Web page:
Edison practiced polyphasic sleep, napping several times throughout the day rather than in one session at night. This allegedly let him stay awake for more hours over the course of a day. Leonardo Di Vinci and Nikola Tesla did the same.
Winston Churchill stayed in bed until lunchtime, working with minimal distraction
The Churchill Center writes:
He awoke about 7:30 a.m. and remained in bed for a substantial breakfast and reading of mail and all the national newspapers. For the next couple of hours, still in bed, he worked, dictating to his secretaries.
At 11:00 a.m., he arose, bathed, and perhaps took a walk around the garden, and took a weak whisky and soda to his study.
Warren Buffett reads more than anyone you know
Someone once asked Buffett the key to success. He pointed to a stack of books and explained:
Read 500 pages like this every day. That's how knowledge works. It builds up, like compound interest. All of you can do it, but I guarantee not many of you will do it.
Nassim Taleb only consumes ancient food and drinks that have stood the test of time
He explained in his book Antifragile:
I avoid any fruit that does not have an ancient Greek or Hebrew name, such as mangoes, papayas, even oranges. Oranges seem to be the postmedieval equivalent of candy; they did not exist in the ancient Mediterranean ... Even the apples we see in the stores are to be regarded with some suspicion: original apples were devoid of sweet taste and fruit corporations bred them for maximal sweetness— the mountain apples of my childhood were acid, bitter, crunchy, and much smaller than the shiny variety in U.S. stores said to keep the doctor away.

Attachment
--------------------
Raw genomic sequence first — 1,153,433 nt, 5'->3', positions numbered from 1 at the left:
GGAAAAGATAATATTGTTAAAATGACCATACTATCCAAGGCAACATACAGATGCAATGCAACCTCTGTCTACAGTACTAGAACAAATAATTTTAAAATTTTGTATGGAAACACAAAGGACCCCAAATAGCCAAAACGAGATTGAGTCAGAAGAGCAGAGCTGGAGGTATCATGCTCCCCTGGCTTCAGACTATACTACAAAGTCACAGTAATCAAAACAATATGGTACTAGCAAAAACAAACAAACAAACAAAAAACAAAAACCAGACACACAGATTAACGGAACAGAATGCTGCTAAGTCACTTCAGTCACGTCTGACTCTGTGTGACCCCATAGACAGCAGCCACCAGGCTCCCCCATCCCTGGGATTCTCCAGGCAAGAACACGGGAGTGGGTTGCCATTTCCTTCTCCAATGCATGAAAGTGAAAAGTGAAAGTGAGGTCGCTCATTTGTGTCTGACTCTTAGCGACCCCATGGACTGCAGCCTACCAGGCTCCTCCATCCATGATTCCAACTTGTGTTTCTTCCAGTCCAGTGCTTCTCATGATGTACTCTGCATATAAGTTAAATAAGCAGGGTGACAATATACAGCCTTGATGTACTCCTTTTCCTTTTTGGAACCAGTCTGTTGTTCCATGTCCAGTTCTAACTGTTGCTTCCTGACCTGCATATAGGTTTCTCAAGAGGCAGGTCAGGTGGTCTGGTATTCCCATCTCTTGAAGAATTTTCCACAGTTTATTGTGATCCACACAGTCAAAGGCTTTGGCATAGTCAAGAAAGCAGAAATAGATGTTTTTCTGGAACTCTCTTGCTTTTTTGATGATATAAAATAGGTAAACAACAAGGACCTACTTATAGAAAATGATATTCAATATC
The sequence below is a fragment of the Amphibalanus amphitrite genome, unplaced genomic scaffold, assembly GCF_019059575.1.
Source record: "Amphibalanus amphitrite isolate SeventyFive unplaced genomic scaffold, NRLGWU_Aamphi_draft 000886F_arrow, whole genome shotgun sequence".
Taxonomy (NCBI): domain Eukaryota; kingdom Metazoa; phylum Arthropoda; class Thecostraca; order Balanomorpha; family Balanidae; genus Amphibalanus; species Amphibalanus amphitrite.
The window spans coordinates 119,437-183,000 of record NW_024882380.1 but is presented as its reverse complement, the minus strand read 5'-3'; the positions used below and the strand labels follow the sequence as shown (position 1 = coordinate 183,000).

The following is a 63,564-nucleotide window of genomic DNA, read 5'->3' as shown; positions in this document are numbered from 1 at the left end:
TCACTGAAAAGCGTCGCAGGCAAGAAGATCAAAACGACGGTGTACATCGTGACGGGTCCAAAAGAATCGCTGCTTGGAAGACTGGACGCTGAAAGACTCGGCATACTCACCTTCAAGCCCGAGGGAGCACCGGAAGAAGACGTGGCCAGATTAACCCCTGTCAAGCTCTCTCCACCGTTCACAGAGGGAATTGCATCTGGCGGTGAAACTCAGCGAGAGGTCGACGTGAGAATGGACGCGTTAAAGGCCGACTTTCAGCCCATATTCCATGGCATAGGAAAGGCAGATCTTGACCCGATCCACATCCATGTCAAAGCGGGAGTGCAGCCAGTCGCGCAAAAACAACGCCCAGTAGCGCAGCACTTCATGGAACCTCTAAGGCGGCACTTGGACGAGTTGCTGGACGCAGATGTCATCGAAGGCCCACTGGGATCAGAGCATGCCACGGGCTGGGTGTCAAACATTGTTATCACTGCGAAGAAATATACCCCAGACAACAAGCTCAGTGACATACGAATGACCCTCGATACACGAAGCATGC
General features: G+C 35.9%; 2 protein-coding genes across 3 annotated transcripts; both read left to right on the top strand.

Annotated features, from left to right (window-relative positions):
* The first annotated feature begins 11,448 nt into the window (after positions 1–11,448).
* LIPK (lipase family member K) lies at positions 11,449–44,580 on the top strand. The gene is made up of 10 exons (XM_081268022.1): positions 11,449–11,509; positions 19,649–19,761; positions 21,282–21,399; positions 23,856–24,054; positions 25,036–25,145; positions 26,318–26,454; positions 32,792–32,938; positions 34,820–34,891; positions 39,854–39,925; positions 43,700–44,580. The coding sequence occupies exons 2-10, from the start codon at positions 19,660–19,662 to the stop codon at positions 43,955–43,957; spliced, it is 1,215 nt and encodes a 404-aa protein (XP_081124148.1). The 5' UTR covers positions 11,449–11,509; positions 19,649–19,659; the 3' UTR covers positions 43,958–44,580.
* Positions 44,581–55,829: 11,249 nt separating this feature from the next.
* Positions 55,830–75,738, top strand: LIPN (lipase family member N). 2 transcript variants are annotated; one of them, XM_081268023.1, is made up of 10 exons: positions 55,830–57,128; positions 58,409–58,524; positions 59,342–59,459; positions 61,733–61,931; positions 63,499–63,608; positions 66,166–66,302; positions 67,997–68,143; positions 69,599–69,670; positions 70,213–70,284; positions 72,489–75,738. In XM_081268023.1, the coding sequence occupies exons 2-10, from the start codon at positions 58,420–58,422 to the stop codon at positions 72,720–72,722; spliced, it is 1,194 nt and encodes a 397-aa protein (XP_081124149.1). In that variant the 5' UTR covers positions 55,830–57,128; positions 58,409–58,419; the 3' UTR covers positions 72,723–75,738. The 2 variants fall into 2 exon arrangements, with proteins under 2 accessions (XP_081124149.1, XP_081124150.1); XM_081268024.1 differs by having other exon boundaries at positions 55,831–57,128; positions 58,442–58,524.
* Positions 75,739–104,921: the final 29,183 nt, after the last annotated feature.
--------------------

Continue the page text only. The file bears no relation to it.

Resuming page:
As to liquid, my rule is drink no liquid that is not at least a thousand years old— so its fitness has been tested. I drink just wine, water, and coffee.
To think outside the box, inventor Steven Sample solved engineering problems by imagining them in the most absurd way possible
He explains in his book The Contrarian's Guide to Leadership:
My favorite way to stimulate this kind of thinking free is to force myself to contemplate absolutely outrageous and impossible ways to address a particular problem. For example, in 1967 I was struggling to invent a new way to control a dishwasher, in order to replace the ubiquitous (and troublesome) clock-motor timer. At one point I lay on the floor and forced myself to imagine hay bales, elephants, planets, ladybugs, sofas, microbes, newspapers, hydroelectric dams, French horns, electrons and trees, each in turn and in various combinations controlling a dishwasher.
This exercise was, to say the least, extremely difficult and disconcerting, so much so that I could only do it for 10 minutes at a time. But after a few such sessions I suddenly saw in my mind's eye an almost complete circuit diagram for a digital electronic control system for a home appliance. This system was unlike anything I or others had ever contemplated before.
Charles Darwin tried his whole life to prove his own theories wrong
Charlie Munger once explained Darwin's philosophy:
One of the great things to learn from Darwin is the value of the extreme objectivity. He tried to disconfirm his ideas as soon as he got 'em. He quickly put down in his notebook anything that disconfirmed a much-loved idea. He especially sought out such things. Well, if you keep doing that over time, you get to be a perfectly marvelous thinker instead of one more klutz repeatedly demonstrating first-conclusion bias.
Give a few of them a shot.
Check back every Tuesday and Friday for Morgan Housel's columns on finance and economics.
Contact Morgan Housel at firstname.lastname@example.org. The Motley Fool has a disclosure policy.